By Steve Goldstein
It certainly seems that Jerome Powell got more hawkish after he was re-nominated to be Federal Reserve chair.
The so-called Powell Pivot occurred in late November, barely a week after President Joe Biden re-nominated him, when he suddenly said it wasn’t right to call inflation “transitory” and warned of tighter policy ahead.
At the press conference on Wednesday, Powell talked of the need to be “nimble” and didn’t rule out making rate hikes at every meeting this year, which further unsettled an already rocky stock market /zigman2/quotes/210599714/realtime SPX +2.39% .
He wouldn’t be the first Fed chair to turn more hawkish in a second term, according to a draft of a research paper.
Matt Peron, director of research at Janus Henderson, and Yosef Bonaparte, the director of external affairs in finance and associate professor of finance at CU Denver Business School and a Janus Henderson research associate, have studied the impact of the seniority of Fed chiefs.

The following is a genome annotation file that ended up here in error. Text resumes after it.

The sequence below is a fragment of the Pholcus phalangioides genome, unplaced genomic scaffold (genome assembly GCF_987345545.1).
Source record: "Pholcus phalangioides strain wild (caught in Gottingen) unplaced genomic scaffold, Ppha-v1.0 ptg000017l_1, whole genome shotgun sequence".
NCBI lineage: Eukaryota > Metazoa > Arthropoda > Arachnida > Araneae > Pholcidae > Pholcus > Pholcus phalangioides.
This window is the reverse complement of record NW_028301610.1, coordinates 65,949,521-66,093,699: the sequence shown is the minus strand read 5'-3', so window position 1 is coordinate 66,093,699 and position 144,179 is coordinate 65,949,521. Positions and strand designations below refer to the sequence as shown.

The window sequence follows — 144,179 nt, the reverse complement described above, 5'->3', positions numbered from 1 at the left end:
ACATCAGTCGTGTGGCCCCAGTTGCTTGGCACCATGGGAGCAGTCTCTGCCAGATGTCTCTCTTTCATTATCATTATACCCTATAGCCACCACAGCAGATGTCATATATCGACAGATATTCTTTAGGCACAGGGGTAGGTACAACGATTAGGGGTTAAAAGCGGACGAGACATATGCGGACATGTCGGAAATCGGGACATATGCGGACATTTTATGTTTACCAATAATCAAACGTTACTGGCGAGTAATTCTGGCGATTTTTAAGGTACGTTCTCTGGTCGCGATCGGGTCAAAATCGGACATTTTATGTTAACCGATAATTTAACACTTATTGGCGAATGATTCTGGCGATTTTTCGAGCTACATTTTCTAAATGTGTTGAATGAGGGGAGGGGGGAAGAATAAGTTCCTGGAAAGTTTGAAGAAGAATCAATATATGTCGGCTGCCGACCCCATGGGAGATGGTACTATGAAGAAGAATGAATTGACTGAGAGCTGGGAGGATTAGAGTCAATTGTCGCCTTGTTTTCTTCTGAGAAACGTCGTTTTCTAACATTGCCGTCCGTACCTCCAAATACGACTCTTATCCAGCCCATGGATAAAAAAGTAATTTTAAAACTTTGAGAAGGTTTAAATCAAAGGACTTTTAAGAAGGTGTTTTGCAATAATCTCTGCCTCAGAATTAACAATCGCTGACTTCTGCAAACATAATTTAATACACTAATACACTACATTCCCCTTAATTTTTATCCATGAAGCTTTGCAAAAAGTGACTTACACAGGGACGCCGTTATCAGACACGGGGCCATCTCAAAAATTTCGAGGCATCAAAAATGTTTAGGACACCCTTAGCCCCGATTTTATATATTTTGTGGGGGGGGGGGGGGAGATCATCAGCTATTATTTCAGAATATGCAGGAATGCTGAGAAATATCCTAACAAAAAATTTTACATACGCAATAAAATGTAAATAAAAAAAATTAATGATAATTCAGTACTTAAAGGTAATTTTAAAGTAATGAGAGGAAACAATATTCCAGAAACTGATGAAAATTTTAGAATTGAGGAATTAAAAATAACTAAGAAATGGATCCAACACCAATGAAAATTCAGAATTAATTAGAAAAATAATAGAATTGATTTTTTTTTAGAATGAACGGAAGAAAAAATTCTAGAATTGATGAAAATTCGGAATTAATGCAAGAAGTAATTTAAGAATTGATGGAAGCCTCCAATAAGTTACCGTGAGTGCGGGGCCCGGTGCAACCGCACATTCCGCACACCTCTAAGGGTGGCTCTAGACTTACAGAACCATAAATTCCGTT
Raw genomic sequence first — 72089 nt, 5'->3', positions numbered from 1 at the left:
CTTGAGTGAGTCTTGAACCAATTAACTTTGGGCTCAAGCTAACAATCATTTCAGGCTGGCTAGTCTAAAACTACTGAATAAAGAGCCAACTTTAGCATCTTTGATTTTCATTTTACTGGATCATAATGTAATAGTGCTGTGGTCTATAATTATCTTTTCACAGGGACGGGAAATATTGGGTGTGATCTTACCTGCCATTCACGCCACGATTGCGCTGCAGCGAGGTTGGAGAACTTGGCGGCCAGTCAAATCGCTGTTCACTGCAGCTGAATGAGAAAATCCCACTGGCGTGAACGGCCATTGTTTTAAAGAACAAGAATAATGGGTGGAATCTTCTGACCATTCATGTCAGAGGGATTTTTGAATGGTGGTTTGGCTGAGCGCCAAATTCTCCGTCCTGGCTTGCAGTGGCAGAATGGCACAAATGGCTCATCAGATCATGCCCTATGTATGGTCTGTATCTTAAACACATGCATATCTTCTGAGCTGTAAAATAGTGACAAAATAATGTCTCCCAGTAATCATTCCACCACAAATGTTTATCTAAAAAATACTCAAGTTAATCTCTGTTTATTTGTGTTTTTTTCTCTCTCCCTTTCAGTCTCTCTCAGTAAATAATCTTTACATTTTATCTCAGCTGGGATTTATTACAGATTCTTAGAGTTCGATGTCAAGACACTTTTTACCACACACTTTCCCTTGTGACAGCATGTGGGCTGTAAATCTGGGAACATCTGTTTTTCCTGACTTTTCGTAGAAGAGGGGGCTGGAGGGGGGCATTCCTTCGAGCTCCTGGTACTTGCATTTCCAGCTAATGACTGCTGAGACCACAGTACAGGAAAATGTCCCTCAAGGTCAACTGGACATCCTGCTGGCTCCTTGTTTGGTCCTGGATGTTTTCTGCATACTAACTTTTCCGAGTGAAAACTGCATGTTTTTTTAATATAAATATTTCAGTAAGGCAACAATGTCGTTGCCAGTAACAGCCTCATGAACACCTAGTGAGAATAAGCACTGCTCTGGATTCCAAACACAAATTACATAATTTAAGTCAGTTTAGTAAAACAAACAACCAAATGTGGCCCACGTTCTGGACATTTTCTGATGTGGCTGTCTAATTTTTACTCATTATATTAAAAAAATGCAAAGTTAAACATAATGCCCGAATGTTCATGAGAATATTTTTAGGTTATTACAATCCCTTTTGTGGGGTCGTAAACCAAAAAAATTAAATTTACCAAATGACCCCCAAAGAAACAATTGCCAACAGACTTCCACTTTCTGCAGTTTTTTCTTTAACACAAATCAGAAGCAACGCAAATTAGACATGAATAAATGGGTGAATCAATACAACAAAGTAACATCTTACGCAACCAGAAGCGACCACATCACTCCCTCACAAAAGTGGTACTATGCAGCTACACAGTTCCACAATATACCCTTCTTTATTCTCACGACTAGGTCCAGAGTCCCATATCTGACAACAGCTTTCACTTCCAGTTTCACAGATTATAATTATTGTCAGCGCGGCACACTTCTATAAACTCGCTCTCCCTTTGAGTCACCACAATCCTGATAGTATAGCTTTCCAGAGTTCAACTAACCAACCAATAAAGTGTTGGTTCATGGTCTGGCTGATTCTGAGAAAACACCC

Their hypothesis was that the longer the Fed chair stayed in office, the more investors learn about their policies. Another hypothesis was that Fed chiefs in the first term would be reluctant to make rate hikes because they didn’t want the economy to slow, which would lower the likelihood of being reappointed by the president.
In a draft paper, the authors find economic policy uncertainty drops by 11% in the second, and more, terms of a Fed chair.
Bond yields also rise. The 10-year Treasury /zigman2/quotes/211347051/realtime BX:TMUBMUSD10Y -0.20% , on average, rises by 98 basis points in the latter terms, and the 2-year yield /zigman2/quotes/211347045/realtime BX:TMUBMUSD02Y +0.18% rises by an average of 57 basis points.
The good news, looking at the chart, is that bond yields then fade later in the second term. The data runs from June 1976 to Oct. 2021.